Saturday, 16 August 2014

A few more of the best places to eat in Cardiff

I’ve been a bit tardy updating my list of the best places to eat in Cardiff.

In fact, as Cardiff’s food scene keeps going from strength to strength, I thought I’d just share a whole new bunch of recommendations.

So, here they are in no particular order, a few more of Cardiff’s best restaurants, cafes and bakeries:

Caffe Citta – A tiny City Centre Italian resto with a huge reputation. Pizzas are cooked in a wood-fired oven and beers are served in iced glasses. 

Mowlana – The best chicken shish in the ‘diff and fresh breads bigger than a frisbee are dished up at this Persian restaurant.

Nata & Co – Killer custard tarts are just some of the epic pastries at this Splott-based Portuguese bakery.

The Grazing Shed, Got Beef & BrewDog – This trio have collectively raised the game for Cardiff’s burger scene. 

Restaurant James Sommerin – Ok, it’s not Cardiff but this Penarth restaurant is the area’s great hope for a Michelin star. 

Bangkok Café – A stalwart of the Cardiff food scene, Bangkok Café’s Thai food is packed full of spice and fragrance. 

Kimchi – Grill your own meats on tabletop hotplates at this Canton-based Korean restaurant. Make sure you also stuff your face with their Korean fried chicken and bibimbap. 

Mezza House – Bargainous mezza and freshly baked breads are the highlight of this City Road Lebanese restaurant.

My Place - Hearty, rustic Polish food is served at My Place. It’s not exactly warm-weather food but I’ve dreamt about their smoky borscht, beer braised ham hock and sauerkraut on many a cold winter’s night. 

Yakitori#1 – My pick of Cardiff’s Japanese restaurants. Super fresh sushi, groaning hand rolls, uber-crisp tempura and lush noodles all feature on the menu.

Sunday, 10 August 2014

Miller & Carter, The Hayes, Cardiff steakhouse review

Miller & Carter have pulled off a blinder by locating their newest steakhouse slap bang in the middle of the Hayes, Cardiff’s shopping epicentre.

Taking full advantage of the passing trade, it was impressively two thirds full when we visited on a Monday evening at 6.30pm.

They’ve also spent a bob or two on the conversion of the former Habitat store. There’s leather, polished metal, exposed brick and mirrors galore.

The location and décor’s a winner, but how’s the food?

Miller & Carter, a 34-strong chain of steakhouses, is owned by Mitchells & Butlers, the UK’s largest operator of restaurant pubs and bars. Sibling brands include names like Toby Carvery, All Bar One, Browns & O’Neill's. Certainly not my favourite bunch of restaurants and therefore I had my reservations.

A pint of Pilsner Urquell (£4.25) in a funky glass tankard kicked things off on a positive note. 

A sharing platter of starters (£12.50) was a mixed bag. Crisp breadsticks with a gooey mozzarella and spinach dip were very good whilst unjointed yet juicy chicken wings in barbecue sauce, dainty pieces of calamari and nachos were all enjoyable but not out of the ordinary.

Let downs included flabby pork belly cubes crying out for a good crisping and a slice of Miller & Carter's “famous” onion loaf. I’m not sure why it’s famous; a crisp top belied a soggy battered onion mass which lay beneath. Give me a slice of onion bread or a tower of onion rings any day.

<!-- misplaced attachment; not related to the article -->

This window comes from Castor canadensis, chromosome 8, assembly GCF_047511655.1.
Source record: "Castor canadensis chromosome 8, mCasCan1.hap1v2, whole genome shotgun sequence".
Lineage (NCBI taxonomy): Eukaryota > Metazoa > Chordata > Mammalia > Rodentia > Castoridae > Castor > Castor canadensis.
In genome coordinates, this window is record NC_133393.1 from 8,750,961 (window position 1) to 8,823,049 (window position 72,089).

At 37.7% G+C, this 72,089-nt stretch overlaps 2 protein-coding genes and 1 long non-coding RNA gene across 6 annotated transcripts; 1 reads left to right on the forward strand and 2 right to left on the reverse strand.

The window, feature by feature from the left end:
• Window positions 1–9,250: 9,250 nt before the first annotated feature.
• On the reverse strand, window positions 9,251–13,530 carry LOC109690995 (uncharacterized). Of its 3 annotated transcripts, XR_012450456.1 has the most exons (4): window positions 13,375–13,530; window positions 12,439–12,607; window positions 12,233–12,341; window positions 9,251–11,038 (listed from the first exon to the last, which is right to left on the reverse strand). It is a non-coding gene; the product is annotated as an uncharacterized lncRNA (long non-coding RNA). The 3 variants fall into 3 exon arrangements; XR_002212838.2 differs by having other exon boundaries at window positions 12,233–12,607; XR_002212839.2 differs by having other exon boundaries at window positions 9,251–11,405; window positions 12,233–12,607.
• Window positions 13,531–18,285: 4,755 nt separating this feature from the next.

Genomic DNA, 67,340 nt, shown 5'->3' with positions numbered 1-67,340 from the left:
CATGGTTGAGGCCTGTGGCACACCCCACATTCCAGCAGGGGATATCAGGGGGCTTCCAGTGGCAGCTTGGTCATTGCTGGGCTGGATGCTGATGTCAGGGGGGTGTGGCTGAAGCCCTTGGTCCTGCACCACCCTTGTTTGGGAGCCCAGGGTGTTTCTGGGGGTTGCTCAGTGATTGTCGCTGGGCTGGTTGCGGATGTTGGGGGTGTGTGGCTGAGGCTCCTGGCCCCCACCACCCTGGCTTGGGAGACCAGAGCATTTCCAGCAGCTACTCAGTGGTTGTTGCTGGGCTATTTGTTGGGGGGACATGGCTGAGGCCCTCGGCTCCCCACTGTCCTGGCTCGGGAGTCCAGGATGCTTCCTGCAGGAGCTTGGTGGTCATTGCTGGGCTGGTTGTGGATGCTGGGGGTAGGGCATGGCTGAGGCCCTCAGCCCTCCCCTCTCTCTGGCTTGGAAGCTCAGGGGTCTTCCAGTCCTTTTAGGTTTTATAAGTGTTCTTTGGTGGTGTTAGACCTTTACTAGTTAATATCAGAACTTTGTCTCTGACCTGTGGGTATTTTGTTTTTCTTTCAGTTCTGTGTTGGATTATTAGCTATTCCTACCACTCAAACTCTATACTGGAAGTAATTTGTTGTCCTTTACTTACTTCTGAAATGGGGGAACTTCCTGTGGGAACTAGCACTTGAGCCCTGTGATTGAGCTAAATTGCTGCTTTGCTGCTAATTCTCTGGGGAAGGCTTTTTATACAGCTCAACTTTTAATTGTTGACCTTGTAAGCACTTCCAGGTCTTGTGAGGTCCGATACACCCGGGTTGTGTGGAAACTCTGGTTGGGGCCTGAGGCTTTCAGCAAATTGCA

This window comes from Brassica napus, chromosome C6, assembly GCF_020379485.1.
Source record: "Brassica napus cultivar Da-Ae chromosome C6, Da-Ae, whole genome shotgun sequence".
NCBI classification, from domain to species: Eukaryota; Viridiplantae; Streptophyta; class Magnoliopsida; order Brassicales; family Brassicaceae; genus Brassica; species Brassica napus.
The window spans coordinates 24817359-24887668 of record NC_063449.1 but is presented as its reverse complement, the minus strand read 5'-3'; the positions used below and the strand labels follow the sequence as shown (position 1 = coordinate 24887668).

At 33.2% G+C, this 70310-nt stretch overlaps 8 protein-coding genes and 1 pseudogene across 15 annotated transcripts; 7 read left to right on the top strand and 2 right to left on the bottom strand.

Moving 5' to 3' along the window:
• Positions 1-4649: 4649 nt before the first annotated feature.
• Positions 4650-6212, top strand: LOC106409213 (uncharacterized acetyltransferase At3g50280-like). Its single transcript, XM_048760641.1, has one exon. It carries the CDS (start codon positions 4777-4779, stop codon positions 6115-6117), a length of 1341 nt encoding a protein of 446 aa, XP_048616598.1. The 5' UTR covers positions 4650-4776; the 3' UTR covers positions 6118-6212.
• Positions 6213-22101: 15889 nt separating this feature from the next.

So far so meh. However, things then picked up... a lot.

Crisp and fresh iceberg wedge salads were served before the mains. Next time I’ll give the starters a miss and go straight onto the salad. Mine was served with a punchy honey mustard dressing with a generous handful of crisp bacon bits whilst a blue cheese version was topped with a good scattering of crumbled stilton. 

A steakhouse lives and dies by the quality and cooking of their meat. Thankfully, Miller & Carter have an impressive selection of 28-day aged cuts and someone who knows how to cook them. 

My porterhouse, (£21.95) served a recommended medium, was succulent, crisp-crusted and packed with flavour. Fries were top-dollar and a silky béarnaise (a little on the runny side) was indulgently buttery with a good whack of tarragon. A grilled tomato, a pointless scatter of mixed leaves and some more of that onion loaf completed the dish. 

Rhys’s t-bone (£21.95) was another top-notch steak, this time served a recommended medium rare. It was accompanied by a flavour-packed yet unappealingly grey looking blue cheese & mushroom sauce and a side of claggy mash. 

It’s worth noting the wedge salad, a side and a sauce are all included in the price of a steak. Often, it can be all too easy to rack up a serious bill for a steak, chips & sauce. 

Desserts were lush.

Rhys’s banoffee pie (£4.95) was one of the best versions of the dish I’ve had. A commendably crisp biscuit base was topped with thick and slightly chewy caramel, whipped cream and fresh slices of banana. 

My pud was simple yet delicious. A crisp and chewy double chocolate cookie was served with three scoops of smooth ice cream (vanilla, double chocolate, and strawberry). A frozen bowl prevented any mid-dessert melting. 

Starters aside, we were impressed by Miller & Carter. Service was super-friendly, the dining space is one of the nicest in town and their steaks are cracking. Next time Mrs G drags me shopping, I'll be using a post-retail steak as a bargaining chip. 

I was invited to Miller & Carter - all food and drink was complimentary.

The details:

Address - Miller & Carter Cardiff The Hayes, 9-11 The Hayes, Cardiff CF10 1AH
Telephone - 02920 372344